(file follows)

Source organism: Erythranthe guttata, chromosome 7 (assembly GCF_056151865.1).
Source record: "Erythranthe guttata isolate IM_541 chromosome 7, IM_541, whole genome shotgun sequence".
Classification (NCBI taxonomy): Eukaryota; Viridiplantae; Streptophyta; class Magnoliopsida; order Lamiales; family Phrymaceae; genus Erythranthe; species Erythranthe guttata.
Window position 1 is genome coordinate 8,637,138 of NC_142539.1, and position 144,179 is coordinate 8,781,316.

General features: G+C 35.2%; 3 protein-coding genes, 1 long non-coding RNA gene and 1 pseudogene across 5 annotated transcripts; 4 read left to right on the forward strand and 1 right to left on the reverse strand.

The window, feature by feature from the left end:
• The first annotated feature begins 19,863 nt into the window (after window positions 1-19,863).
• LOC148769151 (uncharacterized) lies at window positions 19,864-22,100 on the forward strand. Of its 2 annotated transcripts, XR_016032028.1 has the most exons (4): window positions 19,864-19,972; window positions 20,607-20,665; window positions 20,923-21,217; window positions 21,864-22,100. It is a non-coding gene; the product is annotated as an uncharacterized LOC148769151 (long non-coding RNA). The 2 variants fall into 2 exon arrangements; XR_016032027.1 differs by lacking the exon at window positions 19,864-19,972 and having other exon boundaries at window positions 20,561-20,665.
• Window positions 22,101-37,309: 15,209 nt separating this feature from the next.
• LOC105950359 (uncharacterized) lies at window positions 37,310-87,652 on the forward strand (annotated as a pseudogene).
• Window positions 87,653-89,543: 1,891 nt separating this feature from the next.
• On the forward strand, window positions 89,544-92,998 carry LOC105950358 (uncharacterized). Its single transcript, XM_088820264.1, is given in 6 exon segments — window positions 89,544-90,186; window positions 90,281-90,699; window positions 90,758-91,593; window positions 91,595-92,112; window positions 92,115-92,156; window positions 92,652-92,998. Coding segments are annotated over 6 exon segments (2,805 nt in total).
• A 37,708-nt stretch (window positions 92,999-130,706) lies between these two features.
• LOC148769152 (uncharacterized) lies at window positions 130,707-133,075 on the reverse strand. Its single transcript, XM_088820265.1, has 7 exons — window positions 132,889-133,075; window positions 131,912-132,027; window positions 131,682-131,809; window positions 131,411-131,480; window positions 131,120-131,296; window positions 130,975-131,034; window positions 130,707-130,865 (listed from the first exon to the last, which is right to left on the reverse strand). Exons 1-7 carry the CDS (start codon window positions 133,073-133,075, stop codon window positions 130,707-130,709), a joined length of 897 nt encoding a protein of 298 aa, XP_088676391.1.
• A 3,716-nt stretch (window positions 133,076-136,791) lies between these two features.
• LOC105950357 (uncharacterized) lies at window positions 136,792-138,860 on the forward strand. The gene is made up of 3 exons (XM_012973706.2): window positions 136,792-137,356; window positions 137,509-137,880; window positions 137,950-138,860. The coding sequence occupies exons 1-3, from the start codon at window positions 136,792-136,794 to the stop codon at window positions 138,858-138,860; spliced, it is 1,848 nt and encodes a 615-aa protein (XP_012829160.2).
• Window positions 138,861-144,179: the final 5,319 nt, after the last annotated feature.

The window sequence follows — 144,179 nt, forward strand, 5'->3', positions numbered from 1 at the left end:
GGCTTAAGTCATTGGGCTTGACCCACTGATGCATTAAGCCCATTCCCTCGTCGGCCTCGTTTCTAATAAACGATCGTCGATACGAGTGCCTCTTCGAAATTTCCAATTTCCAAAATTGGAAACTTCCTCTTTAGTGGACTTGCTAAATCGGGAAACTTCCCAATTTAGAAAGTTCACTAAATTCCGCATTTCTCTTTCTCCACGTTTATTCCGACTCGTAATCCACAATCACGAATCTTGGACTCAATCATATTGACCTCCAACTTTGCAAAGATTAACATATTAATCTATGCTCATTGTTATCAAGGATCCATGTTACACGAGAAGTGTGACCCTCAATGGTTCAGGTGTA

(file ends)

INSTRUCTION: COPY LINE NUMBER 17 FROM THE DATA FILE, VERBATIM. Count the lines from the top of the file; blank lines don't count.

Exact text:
• Window positions 138,861-144,179: the final 5,319 nt, after the last annotated feature.